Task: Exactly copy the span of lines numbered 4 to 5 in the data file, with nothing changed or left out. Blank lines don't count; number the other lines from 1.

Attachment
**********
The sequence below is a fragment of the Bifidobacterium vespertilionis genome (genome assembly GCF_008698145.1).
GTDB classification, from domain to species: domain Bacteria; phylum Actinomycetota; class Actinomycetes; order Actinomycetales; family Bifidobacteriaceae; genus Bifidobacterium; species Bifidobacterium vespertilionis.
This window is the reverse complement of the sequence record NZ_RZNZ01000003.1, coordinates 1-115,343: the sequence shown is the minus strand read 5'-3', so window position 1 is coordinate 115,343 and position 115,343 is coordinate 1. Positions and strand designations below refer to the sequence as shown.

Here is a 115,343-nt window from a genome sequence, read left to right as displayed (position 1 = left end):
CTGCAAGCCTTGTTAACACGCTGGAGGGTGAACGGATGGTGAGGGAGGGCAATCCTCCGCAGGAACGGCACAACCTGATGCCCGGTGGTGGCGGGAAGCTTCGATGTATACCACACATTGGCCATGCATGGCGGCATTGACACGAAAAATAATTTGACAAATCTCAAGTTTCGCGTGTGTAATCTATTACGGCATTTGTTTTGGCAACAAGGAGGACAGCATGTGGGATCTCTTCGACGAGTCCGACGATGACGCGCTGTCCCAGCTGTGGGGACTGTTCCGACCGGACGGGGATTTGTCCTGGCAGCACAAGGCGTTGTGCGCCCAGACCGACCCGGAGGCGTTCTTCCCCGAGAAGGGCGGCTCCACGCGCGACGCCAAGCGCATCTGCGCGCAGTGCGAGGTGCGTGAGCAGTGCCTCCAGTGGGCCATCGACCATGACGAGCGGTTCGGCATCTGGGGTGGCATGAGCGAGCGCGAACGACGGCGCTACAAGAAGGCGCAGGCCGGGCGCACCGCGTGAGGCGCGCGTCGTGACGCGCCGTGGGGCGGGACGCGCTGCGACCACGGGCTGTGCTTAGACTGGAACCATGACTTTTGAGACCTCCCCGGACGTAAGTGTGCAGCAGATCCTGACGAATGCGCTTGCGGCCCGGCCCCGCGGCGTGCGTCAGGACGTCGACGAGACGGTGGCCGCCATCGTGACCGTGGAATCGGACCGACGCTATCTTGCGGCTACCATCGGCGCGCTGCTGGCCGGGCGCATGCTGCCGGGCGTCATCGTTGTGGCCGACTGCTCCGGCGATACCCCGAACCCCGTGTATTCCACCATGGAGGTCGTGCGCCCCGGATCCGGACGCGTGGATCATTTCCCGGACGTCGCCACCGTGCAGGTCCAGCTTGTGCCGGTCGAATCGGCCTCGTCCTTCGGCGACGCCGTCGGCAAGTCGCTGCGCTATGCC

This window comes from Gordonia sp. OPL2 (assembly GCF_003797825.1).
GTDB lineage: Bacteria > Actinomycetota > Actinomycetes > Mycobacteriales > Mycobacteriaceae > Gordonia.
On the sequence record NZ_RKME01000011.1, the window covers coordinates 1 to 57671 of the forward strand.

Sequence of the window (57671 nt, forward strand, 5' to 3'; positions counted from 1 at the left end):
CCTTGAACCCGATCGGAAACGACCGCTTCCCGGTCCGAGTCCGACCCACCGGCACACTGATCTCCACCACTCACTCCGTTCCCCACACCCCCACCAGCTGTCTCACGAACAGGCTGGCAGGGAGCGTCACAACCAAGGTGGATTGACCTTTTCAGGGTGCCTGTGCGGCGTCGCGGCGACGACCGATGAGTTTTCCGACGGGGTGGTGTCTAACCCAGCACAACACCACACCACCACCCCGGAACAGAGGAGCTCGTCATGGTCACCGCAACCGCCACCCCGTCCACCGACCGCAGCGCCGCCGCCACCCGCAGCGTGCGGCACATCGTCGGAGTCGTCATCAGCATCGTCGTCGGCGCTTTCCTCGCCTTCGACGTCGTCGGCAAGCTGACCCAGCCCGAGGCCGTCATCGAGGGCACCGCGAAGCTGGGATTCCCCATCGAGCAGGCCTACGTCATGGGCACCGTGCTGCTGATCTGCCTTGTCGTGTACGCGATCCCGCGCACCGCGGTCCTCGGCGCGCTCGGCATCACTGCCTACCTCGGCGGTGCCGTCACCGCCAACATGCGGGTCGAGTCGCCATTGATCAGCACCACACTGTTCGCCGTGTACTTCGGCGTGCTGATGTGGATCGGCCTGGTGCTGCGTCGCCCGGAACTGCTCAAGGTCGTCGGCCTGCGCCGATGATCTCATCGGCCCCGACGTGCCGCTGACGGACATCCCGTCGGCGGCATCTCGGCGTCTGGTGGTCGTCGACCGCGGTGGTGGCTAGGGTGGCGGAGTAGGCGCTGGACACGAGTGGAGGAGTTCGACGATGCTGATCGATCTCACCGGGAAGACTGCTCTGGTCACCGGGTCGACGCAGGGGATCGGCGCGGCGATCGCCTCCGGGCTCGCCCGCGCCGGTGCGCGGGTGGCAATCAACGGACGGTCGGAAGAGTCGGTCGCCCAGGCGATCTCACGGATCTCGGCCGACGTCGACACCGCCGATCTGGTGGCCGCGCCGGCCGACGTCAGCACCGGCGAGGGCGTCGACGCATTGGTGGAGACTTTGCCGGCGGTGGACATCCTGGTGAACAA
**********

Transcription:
Here is a 115,343-nt window from a genome sequence, read left to right as displayed (position 1 = left end):
CTGCAAGCCTTGTTAACACGCTGGAGGGTGAACGGATGGTGAGGGAGGGCAATCCTCCGCAGGAACGGCACAACCTGATGCCCGGTGGTGGCGGGAAGCTTCGATGTATACCACACATTGGCCATGCATGGCGGCATTGACACGAAAAATAATTTGACAAATCTCAAGTTTCGCGTGTGTAATCTATTACGGCATTTGTTTTGGCAACAAGGAGGACAGCATGTGGGATCTCTTCGACGAGTCCGACGATGACGCGCTGTCCCAGCTGTGGGGACTGTTCCGACCGGACGGGGATTTGTCCTGGCAGCACAAGGCGTTGTGCGCCCAGACCGACCCGGAGGCGTTCTTCCCCGAGAAGGGCGGCTCCACGCGCGACGCCAAGCGCATCTGCGCGCAGTGCGAGGTGCGTGAGCAGTGCCTCCAGTGGGCCATCGACCATGACGAGCGGTTCGGCATCTGGGGTGGCATGAGCGAGCGCGAACGACGGCGCTACAAGAAGGCGCAGGCCGGGCGCACCGCGTGAGGCGCGCGTCGTGACGCGCCGTGGGGCGGGACGCGCTGCGACCACGGGCTGTGCTTAGACTGGAACCATGACTTTTGAGACCTCCCCGGACGTAAGTGTGCAGCAGATCCTGACGAATGCGCTTGCGGCCCGGCCCCGCGGCGTGCGTCAGGACGTCGACGAGACGGTGGCCGCCATCGTGACCGTGGAATCGGACCGACGCTATCTTGCGGCTACCATCGGCGCGCTGCTGGCCGGGCGCATGCTGCCGGGCGTCATCGTTGTGGCCGACTGCTCCGGCGATACCCCGAACCCCGTGTATTCCACCATGGAGGTCGTGCGCCCCGGATCCGGACGCGTGGATCATTTCCCGGACGTCGCCACCGTGCAGGTCCAGCTTGTGCCGGTCGAATCGGCCTCGTCCTTCGGCGACGCCGTCGGCAAGTCGCTGCGCTATGCC